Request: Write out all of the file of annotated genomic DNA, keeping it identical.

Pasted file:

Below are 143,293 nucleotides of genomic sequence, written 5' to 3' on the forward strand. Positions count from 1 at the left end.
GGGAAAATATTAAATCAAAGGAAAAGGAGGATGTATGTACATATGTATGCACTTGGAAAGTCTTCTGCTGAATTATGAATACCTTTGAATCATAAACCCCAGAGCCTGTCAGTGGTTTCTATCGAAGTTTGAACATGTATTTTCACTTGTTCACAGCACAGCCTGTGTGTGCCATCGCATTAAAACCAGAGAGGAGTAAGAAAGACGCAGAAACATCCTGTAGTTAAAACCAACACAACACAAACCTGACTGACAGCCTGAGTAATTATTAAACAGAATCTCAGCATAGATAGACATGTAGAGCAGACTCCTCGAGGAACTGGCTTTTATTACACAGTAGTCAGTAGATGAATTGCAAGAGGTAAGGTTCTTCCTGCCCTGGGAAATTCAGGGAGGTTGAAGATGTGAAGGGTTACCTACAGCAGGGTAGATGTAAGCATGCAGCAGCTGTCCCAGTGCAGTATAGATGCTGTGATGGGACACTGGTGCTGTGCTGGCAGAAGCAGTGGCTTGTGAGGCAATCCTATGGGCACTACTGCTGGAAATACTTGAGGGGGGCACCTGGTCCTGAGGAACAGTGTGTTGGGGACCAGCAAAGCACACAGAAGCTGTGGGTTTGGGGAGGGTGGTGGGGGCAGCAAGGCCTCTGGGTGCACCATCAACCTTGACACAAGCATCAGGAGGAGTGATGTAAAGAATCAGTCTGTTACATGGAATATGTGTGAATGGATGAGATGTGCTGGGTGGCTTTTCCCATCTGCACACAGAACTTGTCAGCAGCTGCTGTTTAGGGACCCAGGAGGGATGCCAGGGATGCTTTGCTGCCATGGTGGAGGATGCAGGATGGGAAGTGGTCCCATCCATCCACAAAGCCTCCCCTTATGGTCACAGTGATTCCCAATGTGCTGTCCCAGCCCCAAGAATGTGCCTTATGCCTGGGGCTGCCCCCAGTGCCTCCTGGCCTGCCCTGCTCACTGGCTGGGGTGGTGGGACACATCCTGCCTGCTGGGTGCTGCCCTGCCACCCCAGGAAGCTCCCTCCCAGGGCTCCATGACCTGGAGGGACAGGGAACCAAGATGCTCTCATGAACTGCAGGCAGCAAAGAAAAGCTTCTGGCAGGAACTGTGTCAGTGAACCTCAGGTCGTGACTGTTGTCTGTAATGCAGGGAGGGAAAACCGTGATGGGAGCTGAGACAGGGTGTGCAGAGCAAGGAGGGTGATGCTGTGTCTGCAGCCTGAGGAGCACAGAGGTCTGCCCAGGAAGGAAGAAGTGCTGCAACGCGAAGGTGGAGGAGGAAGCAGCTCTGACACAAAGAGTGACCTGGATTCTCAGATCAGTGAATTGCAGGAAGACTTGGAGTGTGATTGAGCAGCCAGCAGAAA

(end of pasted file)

Below are 143,293 nucleotides of genomic sequence, written 5' to 3' on the forward strand. Positions count from 1 at the left end.
GGGAAAATATTAAATCAAAGGAAAAGGAGGATGTATGTACATATGTATGCACTTGGAAAGTCTTCTGCTGAATTATGAATACCTTTGAATCATAAACCCCAGAGCCTGTCAGTGGTTTCTATCGAAGTTTGAACATGTATTTTCACTTGTTCACAGCACAGCCTGTGTGTGCCATCGCATTAAAACCAGAGAGGAGTAAGAAAGACGCAGAAACATCCTGTAGTTAAAACCAACACAACACAAACCTGACTGACAGCCTGAGTAATTATTAAACAGAATCTCAGCATAGATAGACATGTAGAGCAGACTCCTCGAGGAACTGGCTTTTATTACACAGTAGTCAGTAGATGAATTGCAAGAGGTAAGGTTCTTCCTGCCCTGGGAAATTCAGGGAGGTTGAAGATGTGAAGGGTTACCTACAGCAGGGTAGATGTAAGCATGCAGCAGCTGTCCCAGTGCAGTATAGATGCTGTGATGGGACACTGGTGCTGTGCTGGCAGAAGCAGTGGCTTGTGAGGCAATCCTATGGGCACTACTGCTGGAAATACTTGAGGGGGGCACCTGGTCCTGAGGAACAGTGTGTTGGGGACCAGCAAAGCACACAGAAGCTGTGGGTTTGGGGAGGGTGGTGGGGGCAGCAAGGCCTCTGGGTGCACCATCAACCTTGACACAAGCATCAGGAGGAGTGATGTAAAGAATCAGTCTGTTACATGGAATATGTGTGAATGGATGAGATGTGCTGGGTGGCTTTTCCCATCTGCACACAGAACTTGTCAGCAGCTGCTGTTTAGGGACCCAGGAGGGATGCCAGGGATGCTTTGCTGCCATGGTGGAGGATGCAGGATGGGAAGTGGTCCCATCCATCCACAAAGCCTCCCCTTATGGTCACAGTGATTCCCAATGTGCTGTCCCAGCCCCAAGAATGTGCCTTATGCCTGGGGCTGCCCCCAGTGCCTCCTGGCCTGCCCTGCTCACTGGCTGGGGTGGTGGGACACATCCTGCCTGCTGGGTGCTGCCCTGCCACCCCAGGAAGCTCCCTCCCAGGGCTCCATGACCTGGAGGGACAGGGAACCAAGATGCTCTCATGAACTGCAGGCAGCAAAGAAAAGCTTCTGGCAGGAACTGTGTCAGTGAACCTCAGGTCGTGACTGTTGTCTGTAATGCAGGGAGGGAAAACCGTGATGGGAGCTGAGACAGGGTGTGCAGAGCAAGGAGGGTGATGCTGTGTCTGCAGCCTGAGGAGCACAGAGGTCTGCCCAGGAAGGAAGAAGTGCTGCAACGCGAAGGTGGAGGAGGAAGCAGCTCTGACACAAAGAGTGACCTGGATTCTCAGATCAGTGAATTGCAGGAAGACTTGGAGTGTGATTGAGCAGCCAGCAGAAA